Rob's senior thesis in English is to write an autobiography. His teacher says, "This is a chance for you to look back and use both your literary and critical thinking skills." Rob starts his preface, "I grew up in a house built of voices." So begins a unique and satisfying novel of a boy's search for his father and his own coming of age. The reader meets classmates, relatives and neighbors through dialogue, for the story is presented in reader's theater format. Rob's father, Lenny, abandoned the family before Rob was born. When Rob learns that his father is a radio DJ he presses the seek button, searching for his father's station, longing to hear his voice and yearning to know him. Now, in his senior year of high school, Rob finally receives a phone call from Lenny. With that contact, Rob realizes that the important people in his life are those who have been there for him all along and have had an active role. Fleischman proves himself a writing genius in this novel. Although it has a cast of fifty-two characters, the voices are so distinct that one can easily keep them straight. Rob's grandparents provide wonderfully humorous moments, and his mother is a marvelous steady and loving voice. The variety of radio stations move in and out with the snippets that one hears while seeking the right program. It is a fascinating device that will elicit much discussion. One of this year's best books. 2001, A Marcato Book/Cricket Books, $16.95. Ages 10 to 14. Reviewer: Sharon Salluzzo
High school senior Rob Radkovitz reveals in his autobiographical assignment that he grew up in a house built of voices. "Instead of looking back," he says, "it's like I keep listening back." Through Fleischman's verse, an a cappella choir of radio announcers, family, friends, teachers, psychics, sports broadcasters, and pirate radio show deejays tell the story of Rob's search for his father, Lenny, a deejay for an oldies station who left before Rob was born. Raised with joy and love by his mother and her family, Rob still is dissatisfied. "I was aware that there was a voice missing from the chorus. My father's voice." All Rob knows of his father are his mother's stories and the tokens Lenny left behind—a recording called "Sounds of a Southern Swamp" and a tape of one of his oldies shows. Rob begins his search on the highways his father travels—the airwaves. Late at night as Rob punches the seek button, he scans radio stations listening for Lenny's voice. In time, Rob realizes that his chorus is complete with the warm and supportive rhythm of his family's voices. Fleischman has orchestrated a symphony that is both joyful and poignant with this book designed for reader's theatre. Students unfamiliar with this form might be reluctant to pick up the book, but once they do, they will be captivated immediately. Convince teachers to perform Seek with their students. The story will sing in their minds long after the last page is turned. VOYA CODES:5Q 3P M J S (Hard to imagine it being any better written;Will appeal with pushing;Middle School, defined as grades 6 to 8;Junior High, defined as grades 7 to 9;Senior High, defined as grades 10 to 12). 2001, Cricket Books, 176p, $15.95.Ages 11 to 18. Reviewer:Lynn Rutan—VOYA, December 2001 (Vol. 24, No. 5)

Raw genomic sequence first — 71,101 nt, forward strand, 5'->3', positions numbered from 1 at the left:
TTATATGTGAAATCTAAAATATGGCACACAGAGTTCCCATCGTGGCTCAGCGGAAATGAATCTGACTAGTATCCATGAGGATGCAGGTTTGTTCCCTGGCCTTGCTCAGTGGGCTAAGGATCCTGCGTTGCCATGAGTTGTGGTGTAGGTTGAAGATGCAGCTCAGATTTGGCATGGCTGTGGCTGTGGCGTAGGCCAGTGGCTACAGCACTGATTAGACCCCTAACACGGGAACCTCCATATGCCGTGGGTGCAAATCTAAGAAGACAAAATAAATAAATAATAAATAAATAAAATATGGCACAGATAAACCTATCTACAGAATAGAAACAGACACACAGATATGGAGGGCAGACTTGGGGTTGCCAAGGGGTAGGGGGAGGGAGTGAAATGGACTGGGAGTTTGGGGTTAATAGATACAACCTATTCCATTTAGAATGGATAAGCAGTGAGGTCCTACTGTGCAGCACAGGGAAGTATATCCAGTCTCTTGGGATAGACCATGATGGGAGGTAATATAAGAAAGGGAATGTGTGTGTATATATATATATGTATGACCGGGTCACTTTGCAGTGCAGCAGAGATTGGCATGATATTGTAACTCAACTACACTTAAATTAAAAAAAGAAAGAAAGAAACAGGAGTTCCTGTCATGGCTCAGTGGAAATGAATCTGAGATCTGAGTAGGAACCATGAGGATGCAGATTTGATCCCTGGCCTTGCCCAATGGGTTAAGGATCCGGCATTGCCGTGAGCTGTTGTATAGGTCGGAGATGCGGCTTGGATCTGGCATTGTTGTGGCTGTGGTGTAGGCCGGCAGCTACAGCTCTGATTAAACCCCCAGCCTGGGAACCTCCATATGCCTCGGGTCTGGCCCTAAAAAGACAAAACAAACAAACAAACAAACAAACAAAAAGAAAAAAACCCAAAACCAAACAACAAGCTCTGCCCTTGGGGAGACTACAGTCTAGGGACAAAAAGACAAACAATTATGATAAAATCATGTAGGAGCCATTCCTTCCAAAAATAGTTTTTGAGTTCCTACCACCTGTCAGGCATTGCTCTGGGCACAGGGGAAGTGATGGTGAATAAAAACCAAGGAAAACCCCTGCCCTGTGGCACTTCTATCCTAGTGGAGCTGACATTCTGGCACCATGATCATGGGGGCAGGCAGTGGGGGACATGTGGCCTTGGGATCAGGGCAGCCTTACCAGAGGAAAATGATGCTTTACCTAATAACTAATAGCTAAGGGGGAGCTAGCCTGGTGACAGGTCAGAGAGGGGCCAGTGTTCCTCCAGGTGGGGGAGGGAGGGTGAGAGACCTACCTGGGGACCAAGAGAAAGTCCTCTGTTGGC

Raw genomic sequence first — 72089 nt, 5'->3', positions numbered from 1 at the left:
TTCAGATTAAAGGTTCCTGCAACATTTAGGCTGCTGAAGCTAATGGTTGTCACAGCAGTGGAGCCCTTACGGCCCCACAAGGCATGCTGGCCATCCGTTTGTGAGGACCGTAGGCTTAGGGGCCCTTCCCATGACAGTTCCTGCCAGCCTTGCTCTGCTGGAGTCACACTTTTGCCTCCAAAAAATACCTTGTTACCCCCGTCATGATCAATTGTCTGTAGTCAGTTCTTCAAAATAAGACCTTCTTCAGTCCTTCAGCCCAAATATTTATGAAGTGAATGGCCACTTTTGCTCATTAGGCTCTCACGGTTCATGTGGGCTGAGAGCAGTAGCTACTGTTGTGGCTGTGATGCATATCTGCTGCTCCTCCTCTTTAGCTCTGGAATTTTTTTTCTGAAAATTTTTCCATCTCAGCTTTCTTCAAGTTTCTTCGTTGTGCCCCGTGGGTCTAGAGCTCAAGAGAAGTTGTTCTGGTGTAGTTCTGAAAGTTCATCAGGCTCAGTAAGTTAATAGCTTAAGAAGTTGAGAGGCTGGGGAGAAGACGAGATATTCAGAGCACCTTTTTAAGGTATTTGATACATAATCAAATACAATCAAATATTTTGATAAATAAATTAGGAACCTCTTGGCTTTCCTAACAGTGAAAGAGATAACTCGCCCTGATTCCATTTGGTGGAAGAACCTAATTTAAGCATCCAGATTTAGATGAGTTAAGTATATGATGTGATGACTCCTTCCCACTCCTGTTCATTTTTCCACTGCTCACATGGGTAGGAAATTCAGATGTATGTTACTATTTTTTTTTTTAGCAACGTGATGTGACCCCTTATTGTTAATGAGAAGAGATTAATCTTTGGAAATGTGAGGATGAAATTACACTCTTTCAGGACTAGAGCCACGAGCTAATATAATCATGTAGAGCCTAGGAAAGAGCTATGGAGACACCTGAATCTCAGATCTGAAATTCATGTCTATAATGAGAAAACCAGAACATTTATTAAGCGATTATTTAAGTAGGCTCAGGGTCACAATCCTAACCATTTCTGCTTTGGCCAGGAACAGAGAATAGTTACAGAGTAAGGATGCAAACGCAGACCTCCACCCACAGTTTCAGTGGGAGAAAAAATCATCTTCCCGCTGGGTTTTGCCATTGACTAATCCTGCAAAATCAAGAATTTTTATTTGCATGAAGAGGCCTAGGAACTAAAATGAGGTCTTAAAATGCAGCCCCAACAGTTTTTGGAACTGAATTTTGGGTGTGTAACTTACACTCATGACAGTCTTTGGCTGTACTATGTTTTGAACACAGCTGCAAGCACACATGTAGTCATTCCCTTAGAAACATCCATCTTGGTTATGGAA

School Library Journal
Gr 7 Up-To fulfill an assignment to write an autobiography, high school senior Robert Radkovitz records his memories of the sounds, voices, television shows, and songs of his childhood. Most importantly, he weaves in segments of the one tape he owns of a radio broadcast that contains his long-absent father's voice. The title's multiple meanings become clear as Robert seeks clarity about his life through his nearly lifelong search to locate his father, a radio announcer who left before he was born. Robert's story, which is filled with mystery, humor, and emotion, is revealed through the brief but telling passages. Although students may find Seek challenging at first, when they understand the book's construction, they may be inspired to gather together their friends and family (Fleischman's performance notes explain that the 52 characters can be covered by as few as 15 readers) to try this out loud. The intriguing cover, which features both younger and older versions of Robert's face along with an old-fashioned radio dial, should attract browsers. Another groundbreaking work by an author who loves to play with form.-Ellen Fader, Multnomah County Library, Portland, OR Copyright 2001 Cahners Business Information.

Product Details

Cricket Books
Publication date:
Product dimensions:
5.30(w) x 7.24(h) x 0.75(d)
NP (what's this?)
Age Range:
11 - 15 Years

Meet the Author

Paul Fleischman has written over 25 books for children and young adults. He received a Newbery Medal for Joyful Noise and a Newbery Honor for Graven Images. His most recent novel, Whirligig, was named a Best Book of the Year by Publishers Weekly, School Library Journal, and Booklist. He lives in Monterey, California.

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Seek 3 out of 5 based on 0 ratings. 2 reviews.
Guest More than 1 year ago
I had to read this book as a high school assignment, and im telling you..this book is soooooo boring and confusing!! Its a short book, so if you had to read something last minute i would reccomend it, but otherwise its too boring.
Guest More than 1 year ago
This is a great, fast read! As stated above, it is in the form of a play, which takes a little getting used to (especially beacause of the frequent radio transmissions that find their way in), but after that it's great. You really get to know the character and his search for his father. There is something for everyone, and even a little romance towards the end. This was a great novel though that I would suggest to anyone.